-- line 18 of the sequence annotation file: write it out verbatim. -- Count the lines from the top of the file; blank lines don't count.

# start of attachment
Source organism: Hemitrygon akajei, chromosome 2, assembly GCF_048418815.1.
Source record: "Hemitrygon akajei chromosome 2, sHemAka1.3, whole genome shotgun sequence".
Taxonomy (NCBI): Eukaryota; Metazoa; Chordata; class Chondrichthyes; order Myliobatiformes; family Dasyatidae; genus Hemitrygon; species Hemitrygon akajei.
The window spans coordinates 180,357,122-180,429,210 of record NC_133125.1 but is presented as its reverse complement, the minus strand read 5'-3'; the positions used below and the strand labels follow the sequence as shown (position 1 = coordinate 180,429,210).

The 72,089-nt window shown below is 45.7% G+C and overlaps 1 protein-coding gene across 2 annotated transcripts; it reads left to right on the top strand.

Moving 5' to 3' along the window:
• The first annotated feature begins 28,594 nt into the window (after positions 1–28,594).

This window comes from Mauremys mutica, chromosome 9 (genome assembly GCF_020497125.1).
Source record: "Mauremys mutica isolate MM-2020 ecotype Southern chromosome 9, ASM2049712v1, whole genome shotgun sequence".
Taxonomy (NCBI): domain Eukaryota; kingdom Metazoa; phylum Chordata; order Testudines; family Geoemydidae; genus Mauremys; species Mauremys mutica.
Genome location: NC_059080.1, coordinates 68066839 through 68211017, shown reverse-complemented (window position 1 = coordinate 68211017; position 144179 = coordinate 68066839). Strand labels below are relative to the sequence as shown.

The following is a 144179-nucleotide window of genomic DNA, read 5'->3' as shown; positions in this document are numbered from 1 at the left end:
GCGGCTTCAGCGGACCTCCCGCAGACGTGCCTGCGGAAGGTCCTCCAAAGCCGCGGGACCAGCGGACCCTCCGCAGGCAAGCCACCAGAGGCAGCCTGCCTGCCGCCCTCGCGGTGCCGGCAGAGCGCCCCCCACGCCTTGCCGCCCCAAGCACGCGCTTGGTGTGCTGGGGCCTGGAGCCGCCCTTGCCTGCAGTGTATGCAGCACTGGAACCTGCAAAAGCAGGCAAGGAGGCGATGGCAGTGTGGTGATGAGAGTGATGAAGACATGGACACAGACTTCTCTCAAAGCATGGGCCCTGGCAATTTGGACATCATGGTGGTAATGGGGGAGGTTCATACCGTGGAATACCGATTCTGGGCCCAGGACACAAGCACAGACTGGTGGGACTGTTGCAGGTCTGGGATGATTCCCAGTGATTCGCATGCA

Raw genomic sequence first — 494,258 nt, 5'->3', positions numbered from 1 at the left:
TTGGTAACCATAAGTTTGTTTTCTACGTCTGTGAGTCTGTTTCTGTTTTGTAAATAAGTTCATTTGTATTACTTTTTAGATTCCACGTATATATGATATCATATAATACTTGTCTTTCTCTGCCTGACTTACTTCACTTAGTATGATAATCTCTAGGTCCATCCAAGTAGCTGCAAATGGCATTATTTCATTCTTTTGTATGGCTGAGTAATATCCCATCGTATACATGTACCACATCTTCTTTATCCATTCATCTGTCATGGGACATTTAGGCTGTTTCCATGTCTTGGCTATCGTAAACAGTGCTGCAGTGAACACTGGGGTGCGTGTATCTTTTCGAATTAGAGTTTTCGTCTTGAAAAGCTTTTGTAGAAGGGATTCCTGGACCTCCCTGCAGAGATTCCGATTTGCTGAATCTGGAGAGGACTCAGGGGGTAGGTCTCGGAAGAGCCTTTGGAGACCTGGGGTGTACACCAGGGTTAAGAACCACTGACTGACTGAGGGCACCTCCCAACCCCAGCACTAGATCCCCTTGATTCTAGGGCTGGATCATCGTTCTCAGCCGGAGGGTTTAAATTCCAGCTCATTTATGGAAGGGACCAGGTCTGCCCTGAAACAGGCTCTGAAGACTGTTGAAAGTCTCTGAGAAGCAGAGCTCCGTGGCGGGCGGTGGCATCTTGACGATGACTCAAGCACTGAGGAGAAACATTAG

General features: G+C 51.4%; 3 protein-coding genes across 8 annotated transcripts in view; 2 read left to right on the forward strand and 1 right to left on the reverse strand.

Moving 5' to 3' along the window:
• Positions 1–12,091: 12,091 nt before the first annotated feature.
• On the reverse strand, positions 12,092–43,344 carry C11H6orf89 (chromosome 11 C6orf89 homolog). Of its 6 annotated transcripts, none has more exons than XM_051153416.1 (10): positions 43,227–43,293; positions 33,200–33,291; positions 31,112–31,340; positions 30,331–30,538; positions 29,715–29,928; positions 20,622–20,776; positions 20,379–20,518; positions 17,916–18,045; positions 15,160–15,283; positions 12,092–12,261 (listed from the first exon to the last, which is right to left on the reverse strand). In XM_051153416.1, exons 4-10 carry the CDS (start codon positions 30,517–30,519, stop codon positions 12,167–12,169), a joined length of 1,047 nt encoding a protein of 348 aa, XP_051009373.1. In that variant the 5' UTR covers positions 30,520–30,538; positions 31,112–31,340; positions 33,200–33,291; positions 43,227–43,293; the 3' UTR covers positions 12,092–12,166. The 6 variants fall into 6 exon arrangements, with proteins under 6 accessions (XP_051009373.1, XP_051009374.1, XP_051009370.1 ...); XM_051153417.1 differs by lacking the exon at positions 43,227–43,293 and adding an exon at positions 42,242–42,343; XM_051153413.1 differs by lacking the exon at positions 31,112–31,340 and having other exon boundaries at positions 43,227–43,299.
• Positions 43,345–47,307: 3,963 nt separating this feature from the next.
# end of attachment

• Positions 1–12,091: 12,091 nt before the first annotated feature.